NEW YORK - The Phillies played baseball Wednesday for 3 hours, 28 minutes to produce an 11-2 loss to the Mets, a peek at what the final 54 games offer if this roster remains intact. That is an outcome that gains momentum by the hour; Thursday's 4 p.m. trade deadline could pass without a Phillies trade.
So, yes, that means Kyle Kendrick will still pitch every five days. He allowed four runs - three of which scored on one Daniel Murphy blast - in six innings. Ryan Howard, who snapped an 0-for-12 skid with a run-scoring double, will endure as the cleanup hitter and first baseman.
Jimmy Rollins, guaranteed $11 million for next season, continued to thrive as a power hitter and smashed his 15th homer. The young bullpen, a unit that generated confidence for a few weeks, floundered in a five-run seventh.
This team, much like the franchise as a whole, spins in circles.
General manager Ruben Amaro Jr. watched from a suite. Television cameras captured him in the second inning, using a landline phone at Citi Field, and one would assume the device was functional. But as contenders arm themselves for pennant races, few Phillies are linked as possible upgrades.
The question, then, is what do the Phillies stand to gain in the final two months with this roster?
"Just continue to battle," Ryne Sandberg said. "It's fun to win games. Putting wins together, that's even more fun. When you have a schedule, you continue to battle. There comes goals of catching the teams in front of you, and you need to play better baseball to do that."
For the manager, fourth place in the National League East is a heck of a goal. His players, when asked if the Phillies stood to benefit from change, pleaded ignorance.
"I don't know," Howard said. "Really, I don't know. . . . I probably have to think about that a little bit and get back to you."
"I don't know," Kendrick said. "I can't answer that. I don't know. That's not for me to worry about."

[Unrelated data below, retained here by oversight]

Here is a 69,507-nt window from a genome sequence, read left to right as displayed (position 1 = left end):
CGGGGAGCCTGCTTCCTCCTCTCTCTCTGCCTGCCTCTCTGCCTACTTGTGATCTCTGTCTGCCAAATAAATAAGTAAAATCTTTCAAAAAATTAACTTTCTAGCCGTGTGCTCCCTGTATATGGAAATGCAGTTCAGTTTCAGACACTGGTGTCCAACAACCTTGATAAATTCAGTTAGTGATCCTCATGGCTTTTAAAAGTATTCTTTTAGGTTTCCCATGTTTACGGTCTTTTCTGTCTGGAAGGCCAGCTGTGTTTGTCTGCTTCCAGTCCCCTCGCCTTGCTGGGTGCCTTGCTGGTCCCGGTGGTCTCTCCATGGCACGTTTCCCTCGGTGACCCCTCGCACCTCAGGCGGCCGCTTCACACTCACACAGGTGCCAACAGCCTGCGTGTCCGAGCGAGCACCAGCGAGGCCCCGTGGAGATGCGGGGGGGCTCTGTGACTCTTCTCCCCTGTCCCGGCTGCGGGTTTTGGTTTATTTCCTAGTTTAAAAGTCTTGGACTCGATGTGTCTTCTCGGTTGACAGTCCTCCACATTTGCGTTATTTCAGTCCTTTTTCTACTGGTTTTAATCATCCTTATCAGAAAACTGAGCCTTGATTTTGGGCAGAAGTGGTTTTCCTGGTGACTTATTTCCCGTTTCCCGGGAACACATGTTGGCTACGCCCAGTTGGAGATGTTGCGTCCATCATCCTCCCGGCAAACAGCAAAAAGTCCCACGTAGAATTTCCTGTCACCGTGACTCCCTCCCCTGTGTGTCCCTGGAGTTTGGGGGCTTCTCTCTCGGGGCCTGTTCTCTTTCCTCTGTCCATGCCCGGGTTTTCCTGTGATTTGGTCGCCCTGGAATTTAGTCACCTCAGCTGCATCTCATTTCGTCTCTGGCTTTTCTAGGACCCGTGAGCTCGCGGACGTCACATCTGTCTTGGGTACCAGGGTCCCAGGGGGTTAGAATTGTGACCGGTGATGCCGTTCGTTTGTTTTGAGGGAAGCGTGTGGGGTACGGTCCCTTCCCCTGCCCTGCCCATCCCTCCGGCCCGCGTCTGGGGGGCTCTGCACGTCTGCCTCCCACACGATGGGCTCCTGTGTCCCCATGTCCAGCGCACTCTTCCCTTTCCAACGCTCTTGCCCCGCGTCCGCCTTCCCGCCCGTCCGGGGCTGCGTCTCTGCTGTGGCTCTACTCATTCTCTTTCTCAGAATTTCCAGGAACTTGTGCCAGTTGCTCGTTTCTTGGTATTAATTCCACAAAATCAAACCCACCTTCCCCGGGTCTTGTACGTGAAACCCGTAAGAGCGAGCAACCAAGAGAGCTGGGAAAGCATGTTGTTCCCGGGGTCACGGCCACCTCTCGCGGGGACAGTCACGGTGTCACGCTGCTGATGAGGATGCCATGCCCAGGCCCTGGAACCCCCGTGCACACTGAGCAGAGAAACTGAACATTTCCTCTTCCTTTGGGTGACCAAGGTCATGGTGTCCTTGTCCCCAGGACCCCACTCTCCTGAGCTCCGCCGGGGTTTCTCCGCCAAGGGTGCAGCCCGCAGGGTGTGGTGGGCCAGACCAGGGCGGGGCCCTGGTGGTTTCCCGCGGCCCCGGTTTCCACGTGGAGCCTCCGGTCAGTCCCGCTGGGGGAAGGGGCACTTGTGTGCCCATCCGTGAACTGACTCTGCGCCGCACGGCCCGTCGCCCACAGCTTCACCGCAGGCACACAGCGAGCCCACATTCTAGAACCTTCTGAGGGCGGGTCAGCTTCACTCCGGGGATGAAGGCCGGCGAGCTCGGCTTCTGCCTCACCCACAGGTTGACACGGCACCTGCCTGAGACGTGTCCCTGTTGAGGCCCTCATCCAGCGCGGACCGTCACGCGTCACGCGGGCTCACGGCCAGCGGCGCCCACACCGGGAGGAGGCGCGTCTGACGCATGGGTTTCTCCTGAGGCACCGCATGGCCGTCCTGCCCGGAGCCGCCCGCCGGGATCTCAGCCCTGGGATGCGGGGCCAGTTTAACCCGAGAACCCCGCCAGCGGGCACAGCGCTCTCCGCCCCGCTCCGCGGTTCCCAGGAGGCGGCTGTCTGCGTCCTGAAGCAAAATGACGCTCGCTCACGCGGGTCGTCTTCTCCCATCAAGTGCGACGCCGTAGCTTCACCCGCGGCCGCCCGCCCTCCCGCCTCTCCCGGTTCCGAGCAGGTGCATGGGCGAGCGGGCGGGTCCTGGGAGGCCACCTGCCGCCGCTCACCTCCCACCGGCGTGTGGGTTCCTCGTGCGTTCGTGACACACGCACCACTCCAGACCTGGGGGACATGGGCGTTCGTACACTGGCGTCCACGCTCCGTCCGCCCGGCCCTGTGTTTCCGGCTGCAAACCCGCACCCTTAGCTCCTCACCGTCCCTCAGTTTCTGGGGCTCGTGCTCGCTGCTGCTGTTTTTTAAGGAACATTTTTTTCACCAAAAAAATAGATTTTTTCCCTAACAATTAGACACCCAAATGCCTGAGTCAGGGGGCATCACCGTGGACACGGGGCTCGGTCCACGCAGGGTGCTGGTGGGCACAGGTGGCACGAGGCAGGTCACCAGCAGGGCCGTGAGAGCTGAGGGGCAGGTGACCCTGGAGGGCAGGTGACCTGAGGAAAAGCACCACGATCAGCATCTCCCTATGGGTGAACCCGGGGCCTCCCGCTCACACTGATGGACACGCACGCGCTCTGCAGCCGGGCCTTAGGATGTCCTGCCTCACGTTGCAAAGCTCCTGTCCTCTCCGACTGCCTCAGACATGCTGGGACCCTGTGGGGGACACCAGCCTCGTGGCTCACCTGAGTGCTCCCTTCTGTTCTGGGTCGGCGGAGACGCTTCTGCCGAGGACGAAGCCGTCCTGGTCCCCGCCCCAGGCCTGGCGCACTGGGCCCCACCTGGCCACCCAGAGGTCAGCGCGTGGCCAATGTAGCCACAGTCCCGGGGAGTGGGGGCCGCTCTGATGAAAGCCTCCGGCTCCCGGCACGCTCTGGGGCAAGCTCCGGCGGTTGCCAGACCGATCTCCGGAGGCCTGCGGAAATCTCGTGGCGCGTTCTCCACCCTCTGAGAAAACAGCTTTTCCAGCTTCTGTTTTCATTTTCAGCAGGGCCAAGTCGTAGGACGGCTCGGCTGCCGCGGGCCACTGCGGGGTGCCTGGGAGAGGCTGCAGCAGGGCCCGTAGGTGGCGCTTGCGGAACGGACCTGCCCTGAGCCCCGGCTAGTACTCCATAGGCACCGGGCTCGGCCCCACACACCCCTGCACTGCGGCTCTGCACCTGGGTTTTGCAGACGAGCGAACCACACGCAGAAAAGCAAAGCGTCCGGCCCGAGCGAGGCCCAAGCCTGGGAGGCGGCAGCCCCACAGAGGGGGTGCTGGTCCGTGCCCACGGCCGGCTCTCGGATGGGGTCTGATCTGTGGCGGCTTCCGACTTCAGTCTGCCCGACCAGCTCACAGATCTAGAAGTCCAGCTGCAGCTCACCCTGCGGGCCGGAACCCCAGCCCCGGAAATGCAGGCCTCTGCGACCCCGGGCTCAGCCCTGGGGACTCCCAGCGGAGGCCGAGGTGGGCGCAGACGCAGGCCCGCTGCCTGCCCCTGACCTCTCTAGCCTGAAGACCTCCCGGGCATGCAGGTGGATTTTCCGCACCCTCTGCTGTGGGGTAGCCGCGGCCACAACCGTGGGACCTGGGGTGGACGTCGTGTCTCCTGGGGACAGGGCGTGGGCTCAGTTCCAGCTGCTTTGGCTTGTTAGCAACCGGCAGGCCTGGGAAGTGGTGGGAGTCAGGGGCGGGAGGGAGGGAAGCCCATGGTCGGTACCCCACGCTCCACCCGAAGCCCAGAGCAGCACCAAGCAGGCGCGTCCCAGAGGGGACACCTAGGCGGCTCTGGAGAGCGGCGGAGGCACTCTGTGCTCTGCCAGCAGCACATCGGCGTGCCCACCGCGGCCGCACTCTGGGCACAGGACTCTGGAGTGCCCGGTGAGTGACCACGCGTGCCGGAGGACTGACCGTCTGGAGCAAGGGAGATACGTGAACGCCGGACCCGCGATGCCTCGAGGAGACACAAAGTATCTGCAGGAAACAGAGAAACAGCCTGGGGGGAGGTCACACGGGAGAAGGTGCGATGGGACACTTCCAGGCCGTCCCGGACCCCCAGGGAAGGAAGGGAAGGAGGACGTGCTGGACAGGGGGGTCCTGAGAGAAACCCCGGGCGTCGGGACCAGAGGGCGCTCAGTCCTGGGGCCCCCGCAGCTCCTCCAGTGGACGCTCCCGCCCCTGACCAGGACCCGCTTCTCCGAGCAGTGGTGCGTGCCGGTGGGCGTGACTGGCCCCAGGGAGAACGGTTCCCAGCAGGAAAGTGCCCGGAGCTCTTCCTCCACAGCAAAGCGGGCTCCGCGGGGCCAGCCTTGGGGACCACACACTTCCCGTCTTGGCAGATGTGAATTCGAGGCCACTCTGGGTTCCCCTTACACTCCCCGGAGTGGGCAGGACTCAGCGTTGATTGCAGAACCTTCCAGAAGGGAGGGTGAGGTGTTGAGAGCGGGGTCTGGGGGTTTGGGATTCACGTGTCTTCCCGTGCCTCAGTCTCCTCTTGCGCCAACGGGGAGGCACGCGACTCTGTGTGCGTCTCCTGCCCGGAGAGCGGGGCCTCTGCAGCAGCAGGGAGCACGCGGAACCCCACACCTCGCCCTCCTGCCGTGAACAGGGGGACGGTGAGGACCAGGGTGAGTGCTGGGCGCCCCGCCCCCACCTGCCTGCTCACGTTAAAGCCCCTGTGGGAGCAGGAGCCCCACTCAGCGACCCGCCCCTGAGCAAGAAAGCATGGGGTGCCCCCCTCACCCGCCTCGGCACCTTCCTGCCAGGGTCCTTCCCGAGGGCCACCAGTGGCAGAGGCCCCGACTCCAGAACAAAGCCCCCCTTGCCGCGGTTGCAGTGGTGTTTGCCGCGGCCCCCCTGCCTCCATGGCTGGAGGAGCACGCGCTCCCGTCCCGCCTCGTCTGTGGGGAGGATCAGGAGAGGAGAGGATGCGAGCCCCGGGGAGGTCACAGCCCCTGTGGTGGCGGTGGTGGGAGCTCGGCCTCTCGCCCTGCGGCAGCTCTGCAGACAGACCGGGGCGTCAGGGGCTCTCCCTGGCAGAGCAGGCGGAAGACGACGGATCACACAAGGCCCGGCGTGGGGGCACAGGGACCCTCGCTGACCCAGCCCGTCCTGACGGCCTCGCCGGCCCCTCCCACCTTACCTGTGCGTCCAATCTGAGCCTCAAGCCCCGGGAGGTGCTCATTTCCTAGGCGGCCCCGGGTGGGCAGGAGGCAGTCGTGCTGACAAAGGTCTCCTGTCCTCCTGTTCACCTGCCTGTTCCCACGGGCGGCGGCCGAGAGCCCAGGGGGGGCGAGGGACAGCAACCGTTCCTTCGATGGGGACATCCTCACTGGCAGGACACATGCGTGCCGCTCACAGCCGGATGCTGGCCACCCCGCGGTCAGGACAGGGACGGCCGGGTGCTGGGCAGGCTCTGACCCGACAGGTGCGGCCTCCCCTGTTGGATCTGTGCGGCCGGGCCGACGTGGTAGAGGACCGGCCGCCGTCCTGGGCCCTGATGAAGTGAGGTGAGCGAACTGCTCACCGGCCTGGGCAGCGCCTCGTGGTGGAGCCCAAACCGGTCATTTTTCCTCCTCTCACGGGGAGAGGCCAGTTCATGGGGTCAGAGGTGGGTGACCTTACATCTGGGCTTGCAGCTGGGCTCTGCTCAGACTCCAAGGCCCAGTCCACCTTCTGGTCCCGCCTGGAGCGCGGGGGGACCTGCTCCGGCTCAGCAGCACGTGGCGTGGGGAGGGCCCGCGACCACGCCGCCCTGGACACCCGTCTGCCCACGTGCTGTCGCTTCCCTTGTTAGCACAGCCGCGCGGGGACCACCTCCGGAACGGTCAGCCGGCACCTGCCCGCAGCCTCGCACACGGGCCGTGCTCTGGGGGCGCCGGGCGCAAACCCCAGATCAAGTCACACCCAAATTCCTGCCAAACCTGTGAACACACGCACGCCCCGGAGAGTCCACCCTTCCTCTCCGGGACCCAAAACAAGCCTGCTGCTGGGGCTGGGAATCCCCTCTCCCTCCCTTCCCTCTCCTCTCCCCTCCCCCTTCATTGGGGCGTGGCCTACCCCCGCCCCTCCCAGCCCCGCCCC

Amaro, who did not make a trade last July because he felt rival executives did not properly value his limited trade assets, could abstain again this summer. His best chips this time are Marlon Byrd, Cliff Lee, A.J. Burnett, and Antonio Bastardo. They are pocked with various flaws, whether it be cumbersome contracts, injury worries, or recent ineffectiveness.
A favorite Amaro aphorism is, "Trades are difficult to make." But there will be quite a few agreements between other teams before the deadline. Sandberg does not believe his team, outscored by 68 runs in 108 games, is far from future competitiveness.
"I think there are a lot of pieces here," Sandberg said. "We have some guys that are going to be here that are part of the puzzle and they're going to be pieces going forward. No question about that."
The game devolved Wednesday once the bullpen door opened. Mario Hollands, Justin De Fratus and Phillippe Aumont combined to allow seven runs on eight hits and two walks.
Kendrick fizzled yet again. He has a 4.92 ERA in 22 starts. His ERA in the last calendar year (31 starts) is 5.41; only Chicago's Edwin Jackson has a higher mark. His performance will cost him money this winter in free agency.
"I haven't been thinking about it much," Kendrick said. "I think I worried about it more last year than this year, honestly. This year, the first innings were tough there, got past that. And now it seems like it's one inning here, one inning there. I felt pretty good about how I threw today. It was just one bad inning."
The Phillies have not won consecutive series since late April. They could have accomplished that banal feat with a victory Wednesday. The failure, by now, is too familiar.